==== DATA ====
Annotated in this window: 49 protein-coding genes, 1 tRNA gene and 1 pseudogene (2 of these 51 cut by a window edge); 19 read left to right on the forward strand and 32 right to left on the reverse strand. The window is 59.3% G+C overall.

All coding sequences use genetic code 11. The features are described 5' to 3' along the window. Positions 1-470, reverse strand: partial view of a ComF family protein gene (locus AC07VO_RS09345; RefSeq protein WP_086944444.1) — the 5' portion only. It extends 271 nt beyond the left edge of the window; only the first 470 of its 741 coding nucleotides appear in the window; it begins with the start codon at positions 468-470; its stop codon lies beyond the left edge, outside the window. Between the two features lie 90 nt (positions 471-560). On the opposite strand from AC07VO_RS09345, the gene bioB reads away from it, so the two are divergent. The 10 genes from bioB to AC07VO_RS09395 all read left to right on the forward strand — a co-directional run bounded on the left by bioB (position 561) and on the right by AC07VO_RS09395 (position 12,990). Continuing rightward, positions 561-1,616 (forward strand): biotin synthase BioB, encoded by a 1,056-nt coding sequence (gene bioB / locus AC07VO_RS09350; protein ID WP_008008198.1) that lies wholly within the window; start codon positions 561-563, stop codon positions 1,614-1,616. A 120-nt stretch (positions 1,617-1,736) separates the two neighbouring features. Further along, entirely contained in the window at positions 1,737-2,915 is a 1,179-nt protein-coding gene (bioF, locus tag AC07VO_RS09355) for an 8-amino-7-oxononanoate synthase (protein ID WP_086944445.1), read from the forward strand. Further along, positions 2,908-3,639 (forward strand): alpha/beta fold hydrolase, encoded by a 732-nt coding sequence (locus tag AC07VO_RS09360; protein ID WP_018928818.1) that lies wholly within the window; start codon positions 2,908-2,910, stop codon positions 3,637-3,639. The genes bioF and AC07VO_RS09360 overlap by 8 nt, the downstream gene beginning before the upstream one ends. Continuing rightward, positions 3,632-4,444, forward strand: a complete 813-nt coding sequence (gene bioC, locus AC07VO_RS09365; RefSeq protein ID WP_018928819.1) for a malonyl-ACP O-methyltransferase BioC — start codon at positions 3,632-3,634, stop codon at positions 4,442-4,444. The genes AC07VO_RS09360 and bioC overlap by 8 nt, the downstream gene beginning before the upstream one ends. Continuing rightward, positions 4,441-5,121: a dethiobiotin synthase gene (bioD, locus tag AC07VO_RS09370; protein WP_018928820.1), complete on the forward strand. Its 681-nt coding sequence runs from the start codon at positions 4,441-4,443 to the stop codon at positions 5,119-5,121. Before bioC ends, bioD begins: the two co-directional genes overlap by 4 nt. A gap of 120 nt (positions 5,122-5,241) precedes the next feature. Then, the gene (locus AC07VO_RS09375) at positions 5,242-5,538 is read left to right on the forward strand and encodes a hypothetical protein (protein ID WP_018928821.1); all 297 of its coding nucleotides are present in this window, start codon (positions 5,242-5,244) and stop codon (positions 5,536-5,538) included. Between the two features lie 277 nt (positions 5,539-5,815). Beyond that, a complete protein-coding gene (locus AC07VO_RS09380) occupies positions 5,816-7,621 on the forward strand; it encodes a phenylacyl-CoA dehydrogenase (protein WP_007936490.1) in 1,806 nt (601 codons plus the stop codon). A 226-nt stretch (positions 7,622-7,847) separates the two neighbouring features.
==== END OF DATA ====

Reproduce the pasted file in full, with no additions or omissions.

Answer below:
Annotated in this window: 49 protein-coding genes, 1 tRNA gene and 1 pseudogene (2 of these 51 cut by a window edge); 19 read left to right on the forward strand and 32 right to left on the reverse strand. The window is 59.3% G+C overall.

All coding sequences use genetic code 11. The features are described 5' to 3' along the window. Positions 1-470, reverse strand: partial view of a ComF family protein gene (locus AC07VO_RS09345; RefSeq protein WP_086944444.1) — the 5' portion only. It extends 271 nt beyond the left edge of the window; only the first 470 of its 741 coding nucleotides appear in the window; it begins with the start codon at positions 468-470; its stop codon lies beyond the left edge, outside the window. Between the two features lie 90 nt (positions 471-560). On the opposite strand from AC07VO_RS09345, the gene bioB reads away from it, so the two are divergent. The 10 genes from bioB to AC07VO_RS09395 all read left to right on the forward strand — a co-directional run bounded on the left by bioB (position 561) and on the right by AC07VO_RS09395 (position 12,990). Continuing rightward, positions 561-1,616 (forward strand): biotin synthase BioB, encoded by a 1,056-nt coding sequence (gene bioB / locus AC07VO_RS09350; protein ID WP_008008198.1) that lies wholly within the window; start codon positions 561-563, stop codon positions 1,614-1,616. A 120-nt stretch (positions 1,617-1,736) separates the two neighbouring features. Further along, entirely contained in the window at positions 1,737-2,915 is a 1,179-nt protein-coding gene (bioF, locus tag AC07VO_RS09355) for an 8-amino-7-oxononanoate synthase (protein ID WP_086944445.1), read from the forward strand. Further along, positions 2,908-3,639 (forward strand): alpha/beta fold hydrolase, encoded by a 732-nt coding sequence (locus tag AC07VO_RS09360; protein ID WP_018928818.1) that lies wholly within the window; start codon positions 2,908-2,910, stop codon positions 3,637-3,639. The genes bioF and AC07VO_RS09360 overlap by 8 nt, the downstream gene beginning before the upstream one ends. Continuing rightward, positions 3,632-4,444, forward strand: a complete 813-nt coding sequence (gene bioC, locus AC07VO_RS09365; RefSeq protein ID WP_018928819.1) for a malonyl-ACP O-methyltransferase BioC — start codon at positions 3,632-3,634, stop codon at positions 4,442-4,444. The genes AC07VO_RS09360 and bioC overlap by 8 nt, the downstream gene beginning before the upstream one ends. Continuing rightward, positions 4,441-5,121: a dethiobiotin synthase gene (bioD, locus tag AC07VO_RS09370; protein WP_018928820.1), complete on the forward strand. Its 681-nt coding sequence runs from the start codon at positions 4,441-4,443 to the stop codon at positions 5,119-5,121. Before bioC ends, bioD begins: the two co-directional genes overlap by 4 nt. A gap of 120 nt (positions 5,122-5,241) precedes the next feature. Then, the gene (locus AC07VO_RS09375) at positions 5,242-5,538 is read left to right on the forward strand and encodes a hypothetical protein (protein ID WP_018928821.1); all 297 of its coding nucleotides are present in this window, start codon (positions 5,242-5,244) and stop codon (positions 5,536-5,538) included. Between the two features lie 277 nt (positions 5,539-5,815). Beyond that, a complete protein-coding gene (locus AC07VO_RS09380) occupies positions 5,816-7,621 on the forward strand; it encodes a phenylacyl-CoA dehydrogenase (protein WP_007936490.1) in 1,806 nt (601 codons plus the stop codon). A 226-nt stretch (positions 7,622-7,847) separates the two neighbouring features.